that thou shouldst come under my roof

In the case of the centurion, this roof certainly refers to his dwelling place. However, should we take this metaphorically as the Catholics do, we can interpret this “roof” to be our bodies in which our spirits dwell (1 Corinthians 6:19). Being sinful creatures akin to the centurion, we are not worthy that Christ should dwell in our hearts even for a short while. Yet, in His perfect love, He willingly dwells in the hearts of all true believers. We are unworthy temples for such a worthy God to abide in us.

But speak the word only

In the early verses of Genesis, God creates through speaking (Genesis 1:3). His words are powerful. That’s why the centurion doesn’t petition Jesus to pray that his servant be healed as one might ask of a prophet. He doesn’t ask for a recommended physician as one might ask of a friend. Instead, he asks that Jesus would command such a healing to be completed. Knowing well the power one has in a position of authority, especially in Jesus’ unique position of authority in being the Son of God, he understands the chain of command and recognizes Jesus as omnipotent over disease. Psalm 33:9 attests to God’s commanding power: “For he spoke, and it came to be; he commanded, and it stood firm.” These words are where the real faith comes into play. The centurion had true faith in the authority of Christ without letting his notions of human limitation get in the way. He simply believed and asked.

and my servant shall be healed

At His word, the servant was healed. Surprised? Didn’t think so. God keeps His word and has the power to accomplish it. However, you may notice that the biblical text is slightly altered from its responsorial counterpart. In Mass, the word “servant” is replaced with the word “soul,” implying a personal asking of the Father for forgiveness and healing of our own unworthy souls. And we are not restricted to asking only for forgiveness of our personal sins, but we are also able to pray for those around us that they may receive God’s grace. It’s important to note that the centurion asked for healing on behalf of someone else. In the same way, we should petition on behalf of those we care for, having faith that God’s will shall be done in their lives for the betterment of His kingdom.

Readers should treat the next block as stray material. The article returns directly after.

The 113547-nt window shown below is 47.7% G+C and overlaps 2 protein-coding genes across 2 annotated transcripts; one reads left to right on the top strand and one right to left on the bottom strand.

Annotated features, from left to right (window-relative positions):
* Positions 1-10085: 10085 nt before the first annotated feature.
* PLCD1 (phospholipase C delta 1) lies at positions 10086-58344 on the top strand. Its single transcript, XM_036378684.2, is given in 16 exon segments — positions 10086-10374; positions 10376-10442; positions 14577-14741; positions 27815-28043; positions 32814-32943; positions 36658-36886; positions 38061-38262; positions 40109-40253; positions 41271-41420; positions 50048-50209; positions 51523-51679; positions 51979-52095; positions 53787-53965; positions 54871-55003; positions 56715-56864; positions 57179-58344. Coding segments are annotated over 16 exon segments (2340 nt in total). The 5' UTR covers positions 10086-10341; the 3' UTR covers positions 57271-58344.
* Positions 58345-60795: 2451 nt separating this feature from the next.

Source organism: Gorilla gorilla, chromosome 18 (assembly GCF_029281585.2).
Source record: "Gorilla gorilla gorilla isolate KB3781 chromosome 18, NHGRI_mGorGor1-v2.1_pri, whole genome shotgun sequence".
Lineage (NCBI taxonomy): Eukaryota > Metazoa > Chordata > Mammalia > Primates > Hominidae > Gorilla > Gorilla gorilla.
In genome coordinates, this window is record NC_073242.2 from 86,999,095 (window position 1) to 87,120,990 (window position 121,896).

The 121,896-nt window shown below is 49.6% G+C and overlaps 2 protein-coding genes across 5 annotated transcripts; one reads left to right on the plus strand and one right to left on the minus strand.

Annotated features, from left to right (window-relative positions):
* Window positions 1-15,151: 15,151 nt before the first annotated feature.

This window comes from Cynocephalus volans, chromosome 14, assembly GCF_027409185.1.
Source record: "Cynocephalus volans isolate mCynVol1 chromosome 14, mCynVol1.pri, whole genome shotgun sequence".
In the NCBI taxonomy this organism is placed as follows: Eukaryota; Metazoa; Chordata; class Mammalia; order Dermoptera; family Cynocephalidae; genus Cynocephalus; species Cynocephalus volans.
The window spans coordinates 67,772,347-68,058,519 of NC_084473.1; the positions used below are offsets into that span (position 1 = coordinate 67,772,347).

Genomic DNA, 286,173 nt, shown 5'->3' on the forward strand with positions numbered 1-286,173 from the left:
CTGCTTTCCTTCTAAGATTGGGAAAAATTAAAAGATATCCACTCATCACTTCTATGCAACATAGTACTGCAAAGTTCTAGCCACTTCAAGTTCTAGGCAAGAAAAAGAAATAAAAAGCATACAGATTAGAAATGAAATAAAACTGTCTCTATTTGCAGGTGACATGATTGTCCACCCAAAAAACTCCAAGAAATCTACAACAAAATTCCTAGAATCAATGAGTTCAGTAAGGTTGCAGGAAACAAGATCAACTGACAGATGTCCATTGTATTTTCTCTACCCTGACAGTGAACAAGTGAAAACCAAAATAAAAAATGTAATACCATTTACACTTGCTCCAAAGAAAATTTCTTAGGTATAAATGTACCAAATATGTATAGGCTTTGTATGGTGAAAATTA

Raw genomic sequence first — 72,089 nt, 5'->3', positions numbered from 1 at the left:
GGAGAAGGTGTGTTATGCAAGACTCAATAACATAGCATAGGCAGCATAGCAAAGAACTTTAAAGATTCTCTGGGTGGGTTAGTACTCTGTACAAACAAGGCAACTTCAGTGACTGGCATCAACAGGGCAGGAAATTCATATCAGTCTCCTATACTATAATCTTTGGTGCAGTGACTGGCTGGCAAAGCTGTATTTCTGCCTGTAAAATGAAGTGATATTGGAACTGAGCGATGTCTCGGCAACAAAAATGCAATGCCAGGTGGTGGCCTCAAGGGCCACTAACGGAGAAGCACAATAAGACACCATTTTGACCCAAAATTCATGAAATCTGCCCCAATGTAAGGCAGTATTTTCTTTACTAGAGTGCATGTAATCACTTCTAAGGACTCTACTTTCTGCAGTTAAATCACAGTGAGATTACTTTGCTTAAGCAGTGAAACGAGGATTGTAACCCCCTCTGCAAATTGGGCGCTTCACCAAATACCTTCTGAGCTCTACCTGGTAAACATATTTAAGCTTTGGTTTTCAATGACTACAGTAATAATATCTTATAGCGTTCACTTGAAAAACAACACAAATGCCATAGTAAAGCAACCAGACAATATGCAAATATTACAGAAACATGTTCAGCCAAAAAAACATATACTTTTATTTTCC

Our school is immersed in the idea that we must try to gain a sense of worth for ourselves. Whether that be career success, academic excellence, exemplified leadership, or mere demonstrations of self-discipline and will, we are under constant pressure to do more and to be better. But no matter how hard we try, we will always fall short of the standard of worthiness to which God calls us (Romans 3:23). Instead of trying so hard to be perfect, we should humble ourselves as the centurion did, recognize our unworthiness, and allow the gift of Christ’s grace to cleanse our tainted souls, relying solely on His sacrifice to define your worth.

By declaring himself unworthy, he showed himself worthy, not indeed into whose house, but into whose heart, Christ the Word of God should enter. Nor could he have said this with so much faith and humility, had he not borne in his heart Him whom he feared to have in his house. And indeed it would have been no great blessedness that Jesus should enter within his walls, if He had not already entered into his heart.